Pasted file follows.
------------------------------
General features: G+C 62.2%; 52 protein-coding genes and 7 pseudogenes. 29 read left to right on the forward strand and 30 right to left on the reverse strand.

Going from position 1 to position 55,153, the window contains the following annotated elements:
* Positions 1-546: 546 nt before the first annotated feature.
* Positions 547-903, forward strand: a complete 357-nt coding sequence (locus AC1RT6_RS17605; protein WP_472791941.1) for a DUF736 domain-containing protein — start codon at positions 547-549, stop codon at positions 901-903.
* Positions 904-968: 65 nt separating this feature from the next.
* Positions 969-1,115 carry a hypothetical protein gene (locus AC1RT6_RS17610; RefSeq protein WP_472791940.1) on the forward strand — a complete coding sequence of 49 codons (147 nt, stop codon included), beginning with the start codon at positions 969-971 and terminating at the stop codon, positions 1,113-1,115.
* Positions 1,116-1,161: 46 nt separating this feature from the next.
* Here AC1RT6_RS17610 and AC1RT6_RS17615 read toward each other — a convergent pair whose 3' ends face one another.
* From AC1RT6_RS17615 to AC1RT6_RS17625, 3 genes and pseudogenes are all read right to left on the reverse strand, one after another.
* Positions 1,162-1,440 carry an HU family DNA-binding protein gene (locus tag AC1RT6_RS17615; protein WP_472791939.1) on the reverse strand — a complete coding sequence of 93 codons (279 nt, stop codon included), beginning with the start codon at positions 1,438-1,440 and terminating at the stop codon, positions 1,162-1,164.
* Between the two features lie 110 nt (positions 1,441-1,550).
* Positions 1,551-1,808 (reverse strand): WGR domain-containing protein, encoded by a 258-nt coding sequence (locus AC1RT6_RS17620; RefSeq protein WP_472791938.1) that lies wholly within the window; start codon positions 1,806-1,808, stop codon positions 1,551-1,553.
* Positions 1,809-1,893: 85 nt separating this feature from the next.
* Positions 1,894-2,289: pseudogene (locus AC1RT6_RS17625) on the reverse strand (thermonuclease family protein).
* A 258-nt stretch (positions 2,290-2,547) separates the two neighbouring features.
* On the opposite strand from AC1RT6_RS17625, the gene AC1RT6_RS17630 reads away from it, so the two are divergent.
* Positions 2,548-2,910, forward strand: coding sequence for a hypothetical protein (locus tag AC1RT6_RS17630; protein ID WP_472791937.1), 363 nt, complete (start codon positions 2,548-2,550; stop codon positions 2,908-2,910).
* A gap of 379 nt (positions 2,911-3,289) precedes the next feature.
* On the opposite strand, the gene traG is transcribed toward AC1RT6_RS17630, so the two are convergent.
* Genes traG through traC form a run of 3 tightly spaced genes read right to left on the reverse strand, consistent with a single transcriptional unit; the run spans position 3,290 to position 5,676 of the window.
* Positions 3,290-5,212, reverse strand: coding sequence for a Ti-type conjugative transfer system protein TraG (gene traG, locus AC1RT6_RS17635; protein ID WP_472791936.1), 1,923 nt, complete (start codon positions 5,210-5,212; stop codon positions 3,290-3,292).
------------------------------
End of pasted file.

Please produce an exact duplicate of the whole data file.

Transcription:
General features: G+C 62.2%; 52 protein-coding genes and 7 pseudogenes. 29 read left to right on the forward strand and 30 right to left on the reverse strand.

Going from position 1 to position 55,153, the window contains the following annotated elements:
* Positions 1-546: 546 nt before the first annotated feature.
* Positions 547-903, forward strand: a complete 357-nt coding sequence (locus AC1RT6_RS17605; protein WP_472791941.1) for a DUF736 domain-containing protein — start codon at positions 547-549, stop codon at positions 901-903.
* Positions 904-968: 65 nt separating this feature from the next.
* Positions 969-1,115 carry a hypothetical protein gene (locus AC1RT6_RS17610; RefSeq protein WP_472791940.1) on the forward strand — a complete coding sequence of 49 codons (147 nt, stop codon included), beginning with the start codon at positions 969-971 and terminating at the stop codon, positions 1,113-1,115.
* Positions 1,116-1,161: 46 nt separating this feature from the next.
* Here AC1RT6_RS17610 and AC1RT6_RS17615 read toward each other — a convergent pair whose 3' ends face one another.
* From AC1RT6_RS17615 to AC1RT6_RS17625, 3 genes and pseudogenes are all read right to left on the reverse strand, one after another.
* Positions 1,162-1,440 carry an HU family DNA-binding protein gene (locus tag AC1RT6_RS17615; protein WP_472791939.1) on the reverse strand — a complete coding sequence of 93 codons (279 nt, stop codon included), beginning with the start codon at positions 1,438-1,440 and terminating at the stop codon, positions 1,162-1,164.
* Between the two features lie 110 nt (positions 1,441-1,550).
* Positions 1,551-1,808 (reverse strand): WGR domain-containing protein, encoded by a 258-nt coding sequence (locus AC1RT6_RS17620; RefSeq protein WP_472791938.1) that lies wholly within the window; start codon positions 1,806-1,808, stop codon positions 1,551-1,553.
* Positions 1,809-1,893: 85 nt separating this feature from the next.
* Positions 1,894-2,289: pseudogene (locus AC1RT6_RS17625) on the reverse strand (thermonuclease family protein).
* A 258-nt stretch (positions 2,290-2,547) separates the two neighbouring features.
* On the opposite strand from AC1RT6_RS17625, the gene AC1RT6_RS17630 reads away from it, so the two are divergent.
* Positions 2,548-2,910, forward strand: coding sequence for a hypothetical protein (locus tag AC1RT6_RS17630; protein ID WP_472791937.1), 363 nt, complete (start codon positions 2,548-2,550; stop codon positions 2,908-2,910).
* A gap of 379 nt (positions 2,911-3,289) precedes the next feature.
* On the opposite strand, the gene traG is transcribed toward AC1RT6_RS17630, so the two are convergent.
* Genes traG through traC form a run of 3 tightly spaced genes read right to left on the reverse strand, consistent with a single transcriptional unit; the run spans position 3,290 to position 5,676 of the window.
* Positions 3,290-5,212, reverse strand: coding sequence for a Ti-type conjugative transfer system protein TraG (gene traG, locus AC1RT6_RS17635; protein ID WP_472791936.1), 1,923 nt, complete (start codon positions 5,210-5,212; stop codon positions 3,290-3,292).